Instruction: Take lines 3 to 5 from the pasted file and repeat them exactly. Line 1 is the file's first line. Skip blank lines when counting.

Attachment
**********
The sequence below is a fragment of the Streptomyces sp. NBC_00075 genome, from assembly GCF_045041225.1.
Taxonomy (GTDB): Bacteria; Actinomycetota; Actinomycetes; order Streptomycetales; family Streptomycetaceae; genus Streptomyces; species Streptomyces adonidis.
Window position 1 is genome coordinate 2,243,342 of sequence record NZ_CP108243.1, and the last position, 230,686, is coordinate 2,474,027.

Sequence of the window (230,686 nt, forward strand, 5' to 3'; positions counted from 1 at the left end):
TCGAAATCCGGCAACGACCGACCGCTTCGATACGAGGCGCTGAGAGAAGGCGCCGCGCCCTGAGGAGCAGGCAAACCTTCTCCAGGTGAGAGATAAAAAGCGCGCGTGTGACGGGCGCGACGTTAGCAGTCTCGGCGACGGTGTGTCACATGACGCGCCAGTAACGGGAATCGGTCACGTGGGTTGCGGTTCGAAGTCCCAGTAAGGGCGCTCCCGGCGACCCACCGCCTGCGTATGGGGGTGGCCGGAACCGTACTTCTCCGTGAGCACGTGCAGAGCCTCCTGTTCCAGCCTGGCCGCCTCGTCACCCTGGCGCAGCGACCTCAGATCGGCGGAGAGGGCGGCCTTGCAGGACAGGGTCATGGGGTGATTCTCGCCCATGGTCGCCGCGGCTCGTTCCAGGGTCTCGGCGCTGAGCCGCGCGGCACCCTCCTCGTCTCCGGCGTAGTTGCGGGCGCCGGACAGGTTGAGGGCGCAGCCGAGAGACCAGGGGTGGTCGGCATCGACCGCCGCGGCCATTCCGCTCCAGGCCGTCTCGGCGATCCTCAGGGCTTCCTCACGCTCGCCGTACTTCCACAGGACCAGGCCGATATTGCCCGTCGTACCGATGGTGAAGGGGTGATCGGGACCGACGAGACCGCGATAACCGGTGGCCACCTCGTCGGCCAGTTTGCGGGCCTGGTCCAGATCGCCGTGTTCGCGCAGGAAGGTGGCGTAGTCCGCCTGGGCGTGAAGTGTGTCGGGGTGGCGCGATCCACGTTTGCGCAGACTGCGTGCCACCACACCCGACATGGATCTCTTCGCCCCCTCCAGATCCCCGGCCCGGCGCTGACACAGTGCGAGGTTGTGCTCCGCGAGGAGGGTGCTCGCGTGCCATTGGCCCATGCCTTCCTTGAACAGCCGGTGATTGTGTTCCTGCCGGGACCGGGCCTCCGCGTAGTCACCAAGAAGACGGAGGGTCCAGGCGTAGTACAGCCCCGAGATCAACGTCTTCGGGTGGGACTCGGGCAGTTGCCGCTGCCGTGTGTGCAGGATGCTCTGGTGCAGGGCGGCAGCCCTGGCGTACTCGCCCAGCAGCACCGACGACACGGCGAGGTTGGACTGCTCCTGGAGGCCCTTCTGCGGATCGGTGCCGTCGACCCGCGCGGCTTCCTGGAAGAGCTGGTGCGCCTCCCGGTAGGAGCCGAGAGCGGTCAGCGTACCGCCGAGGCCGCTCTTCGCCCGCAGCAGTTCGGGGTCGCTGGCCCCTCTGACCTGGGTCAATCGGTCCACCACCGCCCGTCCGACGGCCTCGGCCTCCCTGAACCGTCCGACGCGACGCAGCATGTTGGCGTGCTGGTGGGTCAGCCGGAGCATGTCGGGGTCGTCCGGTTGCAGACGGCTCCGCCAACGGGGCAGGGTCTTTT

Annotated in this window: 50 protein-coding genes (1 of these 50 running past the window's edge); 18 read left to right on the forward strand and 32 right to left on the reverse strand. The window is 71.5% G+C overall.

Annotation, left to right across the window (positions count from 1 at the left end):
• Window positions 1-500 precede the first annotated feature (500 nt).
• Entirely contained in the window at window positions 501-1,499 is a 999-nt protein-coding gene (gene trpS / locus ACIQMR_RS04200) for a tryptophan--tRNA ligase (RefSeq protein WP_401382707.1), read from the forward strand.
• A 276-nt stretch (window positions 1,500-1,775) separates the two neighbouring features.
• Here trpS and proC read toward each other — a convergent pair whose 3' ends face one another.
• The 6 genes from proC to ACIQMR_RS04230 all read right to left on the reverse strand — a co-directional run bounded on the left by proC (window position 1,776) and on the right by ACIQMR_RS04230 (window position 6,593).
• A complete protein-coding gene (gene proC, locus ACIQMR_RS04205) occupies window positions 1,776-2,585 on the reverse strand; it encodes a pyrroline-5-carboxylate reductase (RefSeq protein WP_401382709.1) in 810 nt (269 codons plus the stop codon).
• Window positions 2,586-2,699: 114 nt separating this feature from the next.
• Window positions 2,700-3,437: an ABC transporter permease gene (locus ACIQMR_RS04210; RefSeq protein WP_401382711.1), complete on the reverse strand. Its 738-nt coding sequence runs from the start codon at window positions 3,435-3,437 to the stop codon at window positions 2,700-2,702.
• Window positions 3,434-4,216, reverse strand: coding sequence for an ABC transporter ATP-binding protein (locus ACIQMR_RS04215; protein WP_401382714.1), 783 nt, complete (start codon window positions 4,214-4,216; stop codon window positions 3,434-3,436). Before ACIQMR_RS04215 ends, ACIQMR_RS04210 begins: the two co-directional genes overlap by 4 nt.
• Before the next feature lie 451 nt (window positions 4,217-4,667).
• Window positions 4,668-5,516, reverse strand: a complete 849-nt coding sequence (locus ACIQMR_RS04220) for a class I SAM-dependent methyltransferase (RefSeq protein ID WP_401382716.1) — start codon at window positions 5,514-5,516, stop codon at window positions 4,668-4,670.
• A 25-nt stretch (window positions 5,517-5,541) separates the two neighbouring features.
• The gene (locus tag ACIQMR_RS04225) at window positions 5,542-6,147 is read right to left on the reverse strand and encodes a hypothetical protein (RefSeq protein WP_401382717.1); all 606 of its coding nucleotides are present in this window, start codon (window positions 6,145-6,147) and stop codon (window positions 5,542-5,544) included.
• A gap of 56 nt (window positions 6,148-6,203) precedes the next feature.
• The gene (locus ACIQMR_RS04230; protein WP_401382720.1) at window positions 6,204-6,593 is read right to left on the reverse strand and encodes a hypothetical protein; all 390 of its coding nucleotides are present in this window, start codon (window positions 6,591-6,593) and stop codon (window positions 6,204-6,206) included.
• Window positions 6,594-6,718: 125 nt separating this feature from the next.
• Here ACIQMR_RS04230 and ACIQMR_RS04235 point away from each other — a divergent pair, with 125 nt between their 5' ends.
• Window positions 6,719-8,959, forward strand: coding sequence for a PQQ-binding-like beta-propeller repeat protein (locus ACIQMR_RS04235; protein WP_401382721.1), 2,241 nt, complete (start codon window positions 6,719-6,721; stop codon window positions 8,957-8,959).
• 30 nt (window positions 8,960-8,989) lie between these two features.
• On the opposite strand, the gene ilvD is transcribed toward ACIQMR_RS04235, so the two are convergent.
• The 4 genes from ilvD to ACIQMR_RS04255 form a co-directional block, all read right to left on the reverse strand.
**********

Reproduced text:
Window position 1 is genome coordinate 2,243,342 of sequence record NZ_CP108243.1, and the last position, 230,686, is coordinate 2,474,027.

Sequence of the window (230,686 nt, forward strand, 5' to 3'; positions counted from 1 at the left end):
TCGAAATCCGGCAACGACCGACCGCTTCGATACGAGGCGCTGAGAGAAGGCGCCGCGCCCTGAGGAGCAGGCAAACCTTCTCCAGGTGAGAGATAAAAAGCGCGCGTGTGACGGGCGCGACGTTAGCAGTCTCGGCGACGGTGTGTCACATGACGCGCCAGTAACGGGAATCGGTCACGTGGGTTGCGGTTCGAAGTCCCAGTAAGGGCGCTCCCGGCGACCCACCGCCTGCGTATGGGGGTGGCCGGAACCGTACTTCTCCGTGAGCACGTGCAGAGCCTCCTGTTCCAGCCTGGCCGCCTCGTCACCCTGGCGCAGCGACCTCAGATCGGCGGAGAGGGCGGCCTTGCAGGACAGGGTCATGGGGTGATTCTCGCCCATGGTCGCCGCGGCTCGTTCCAGGGTCTCGGCGCTGAGCCGCGCGGCACCCTCCTCGTCTCCGGCGTAGTTGCGGGCGCCGGACAGGTTGAGGGCGCAGCCGAGAGACCAGGGGTGGTCGGCATCGACCGCCGCGGCCATTCCGCTCCAGGCCGTCTCGGCGATCCTCAGGGCTTCCTCACGCTCGCCGTACTTCCACAGGACCAGGCCGATATTGCCCGTCGTACCGATGGTGAAGGGGTGATCGGGACCGACGAGACCGCGATAACCGGTGGCCACCTCGTCGGCCAGTTTGCGGGCCTGGTCCAGATCGCCGTGTTCGCGCAGGAAGGTGGCGTAGTCCGCCTGGGCGTGAAGTGTGTCGGGGTGGCGCGATCCACGTTTGCGCAGACTGCGTGCCACCACACCCGACATGGATCTCTTCGCCCCCTCCAGATCCCCGGCCCGGCGCTGACACAGTGCGAGGTTGTGCTCCGCGAGGAGGGTGCTCGCGTGCCATTGGCCCATGCCTTCCTTGAACAGCCGGTGATTGTGTTCCTGCCGGGACCGGGCCTCCGCGTAGTCACCAAGAAGACGGAGGGTCCAGGCGTAGTACAGCCCCGAGATCAACGTCTTCGGGTGGGACTCGGGCAGTTGCCGCTGCCGTGTGTGCAGGATGCTCTGGTGCAGGGCGGCAGCCCTGGCGTACTCGCCCAGCAGCACCGACGACACGGCGAGGTTGGACTGCTCCTGGAGGCCCTTCTGCGGATCGGTGCCGTCGACCCGCGCGGCTTCCTGGAAGAGCTGGTGCGCCTCCCGGTAGGAGCCGAGAGCGGTCAGCGTACCGCCGAGGCCGCTCTTCGCCCGCAGCAGTTCGGGGTCGCTGGCCCCTCTGACCTGGGTCAATCGGTCCACCACCGCCCGTCCGACGGCCTCGGCCTCCCTGAACCGTCCGACGCGACGCAGCATGTTGGCGTGCTGGTGGGTCAGCCGGAGCATGTCGGGGTCGTCCGGTTGCAGACGGCTCCGCCAACGGGGCAGGGTCTTTT